23rd December 2017

The First Proclaimers

“Take a good look, friends, at who you were when you got called into this life. I don’t see many of ‘the brightest and the best’ among you, not many influential, not many from high-society families. Isn’t it obvious that God deliberately chose men and women that the culture overlooks and exploits and abuses, chose these ‘nobodies’ to expose the hollow pretensions of the ‘somebodies’?”
1 Corinthians 1:26-28 (MSG)

A handful of shepherds were the first to let other people know that the Messiah had been born in Bethlehem. Forty days after his birth, Joseph and Mary took the infant Jesus to the temple, as the law required. They were astounded by Simeon’s pronouncement about the baby, but it was Anna, a widow of over eighty, who bustled away to tell others that the Redeemer had arrived.

And at the start of the life of the resurrected Jesus? It was given to Mary Magdalene to be the first person to meet the risen Saviour and hurry away, together with the other women, to announce to the apostles that he was alive again. Fifty days later at Pentecost, the second proclaimer of this extraordinary event was Peter, as he preached to the crowds that had gathered around the disciples.

O.K., we might say, nice for them to have that honour of being first proclaimers. But take a look at who they were: Shepherds were marginalized nobodies in the Palestinian society of the day. Anna was an old widow nearing the end of her life, and most widows were a poor and vulnerable group in that society. In fact, women were at the bottom of the social ladder and on top of being female, Mary Magdalene had been in the control of seven demons before they were cast out by Jesus so she must have been on the edge of what we might recognise as human. And Peter? This was a man who had seen all the miracles that Jesus had done, listened to his teaching, witnessed his love and compassion, confessed that he was the Christ, and yet at Jesus’ arrest, had cursed and sworn in an effort to deny all knowledge of knowing him. Would we have chosen any of them to have the honour of being the first proclaimers? God did. Let us thank him that he doesn’t see things like we do.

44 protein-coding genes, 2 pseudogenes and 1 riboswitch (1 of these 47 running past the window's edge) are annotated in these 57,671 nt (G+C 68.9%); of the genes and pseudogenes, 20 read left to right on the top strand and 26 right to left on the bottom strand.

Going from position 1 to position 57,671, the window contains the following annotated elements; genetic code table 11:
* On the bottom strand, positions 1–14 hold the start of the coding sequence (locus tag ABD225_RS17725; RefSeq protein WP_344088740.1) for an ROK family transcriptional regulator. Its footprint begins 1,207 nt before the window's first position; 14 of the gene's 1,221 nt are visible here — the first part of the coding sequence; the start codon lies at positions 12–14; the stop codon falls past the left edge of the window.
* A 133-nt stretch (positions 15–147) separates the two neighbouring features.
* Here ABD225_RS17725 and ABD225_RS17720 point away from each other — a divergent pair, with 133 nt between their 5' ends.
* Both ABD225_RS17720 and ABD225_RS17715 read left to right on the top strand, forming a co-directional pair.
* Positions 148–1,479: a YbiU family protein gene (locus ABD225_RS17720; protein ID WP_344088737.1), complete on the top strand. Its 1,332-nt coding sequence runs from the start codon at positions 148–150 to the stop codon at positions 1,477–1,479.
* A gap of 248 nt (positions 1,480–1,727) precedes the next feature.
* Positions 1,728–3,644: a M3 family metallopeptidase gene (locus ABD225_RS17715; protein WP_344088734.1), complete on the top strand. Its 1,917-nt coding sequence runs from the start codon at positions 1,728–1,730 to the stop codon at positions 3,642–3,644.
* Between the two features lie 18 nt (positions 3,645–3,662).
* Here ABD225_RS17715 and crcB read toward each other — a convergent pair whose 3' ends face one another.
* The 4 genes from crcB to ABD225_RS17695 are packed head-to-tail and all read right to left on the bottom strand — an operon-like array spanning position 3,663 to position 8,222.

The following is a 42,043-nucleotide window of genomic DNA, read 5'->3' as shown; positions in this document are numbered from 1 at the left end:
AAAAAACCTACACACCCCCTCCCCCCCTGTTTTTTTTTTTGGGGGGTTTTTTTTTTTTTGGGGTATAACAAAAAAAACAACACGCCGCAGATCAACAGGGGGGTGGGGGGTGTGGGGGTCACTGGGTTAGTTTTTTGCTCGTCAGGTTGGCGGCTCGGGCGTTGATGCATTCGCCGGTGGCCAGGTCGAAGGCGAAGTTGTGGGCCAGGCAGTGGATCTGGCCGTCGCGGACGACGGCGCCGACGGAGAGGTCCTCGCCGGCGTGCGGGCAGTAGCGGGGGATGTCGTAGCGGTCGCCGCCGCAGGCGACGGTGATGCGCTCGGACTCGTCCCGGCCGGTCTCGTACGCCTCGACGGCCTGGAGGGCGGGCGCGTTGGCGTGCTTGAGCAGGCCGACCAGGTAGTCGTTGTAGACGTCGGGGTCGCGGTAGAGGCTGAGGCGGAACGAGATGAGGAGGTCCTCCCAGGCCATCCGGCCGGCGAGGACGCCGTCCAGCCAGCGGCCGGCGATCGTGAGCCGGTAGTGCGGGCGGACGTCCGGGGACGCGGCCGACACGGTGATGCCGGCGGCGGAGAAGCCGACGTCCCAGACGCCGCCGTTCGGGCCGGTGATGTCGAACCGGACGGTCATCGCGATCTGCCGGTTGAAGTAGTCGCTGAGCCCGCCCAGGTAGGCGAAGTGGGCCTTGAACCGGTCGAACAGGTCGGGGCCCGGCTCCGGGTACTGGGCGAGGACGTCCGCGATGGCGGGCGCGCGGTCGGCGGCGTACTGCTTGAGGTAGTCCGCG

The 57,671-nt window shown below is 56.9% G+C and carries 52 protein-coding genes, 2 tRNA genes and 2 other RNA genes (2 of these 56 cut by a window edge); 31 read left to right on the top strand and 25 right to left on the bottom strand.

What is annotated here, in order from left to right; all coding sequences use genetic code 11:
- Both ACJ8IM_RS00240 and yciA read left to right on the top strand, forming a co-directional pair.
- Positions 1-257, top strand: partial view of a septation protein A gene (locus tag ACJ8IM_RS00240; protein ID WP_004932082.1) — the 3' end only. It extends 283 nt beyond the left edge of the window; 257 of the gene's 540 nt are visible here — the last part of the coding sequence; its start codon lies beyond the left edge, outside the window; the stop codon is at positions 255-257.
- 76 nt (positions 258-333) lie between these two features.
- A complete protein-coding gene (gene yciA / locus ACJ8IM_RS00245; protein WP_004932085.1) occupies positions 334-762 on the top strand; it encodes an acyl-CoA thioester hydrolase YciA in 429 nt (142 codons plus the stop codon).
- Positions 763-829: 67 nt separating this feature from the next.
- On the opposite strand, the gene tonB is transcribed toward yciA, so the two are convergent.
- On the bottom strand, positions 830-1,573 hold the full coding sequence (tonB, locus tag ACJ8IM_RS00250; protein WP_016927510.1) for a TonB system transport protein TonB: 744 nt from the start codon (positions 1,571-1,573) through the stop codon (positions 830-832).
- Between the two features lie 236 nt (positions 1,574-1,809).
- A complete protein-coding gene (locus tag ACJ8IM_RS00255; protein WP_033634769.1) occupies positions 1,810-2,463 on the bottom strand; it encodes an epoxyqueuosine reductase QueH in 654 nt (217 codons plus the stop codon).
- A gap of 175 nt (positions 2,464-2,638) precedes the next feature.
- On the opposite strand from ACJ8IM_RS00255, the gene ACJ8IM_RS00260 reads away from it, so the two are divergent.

Father, our thanks to you that in spite of our inadequacies you graciously include us in your work.

Study by Hilary Buck


About the Author:
Hilary Buck pastors Grace Communion in Lewes.
Like us on www.facebook.com/GCLewes

Local Congregation:
Grace Communion – Lewes
The Priory School
Mountfield Road

Meeting Time:
Saturday 11:00am

Local Congregational Contact:
Hilary Buck
Email: hilaryjbuck@gmail.com

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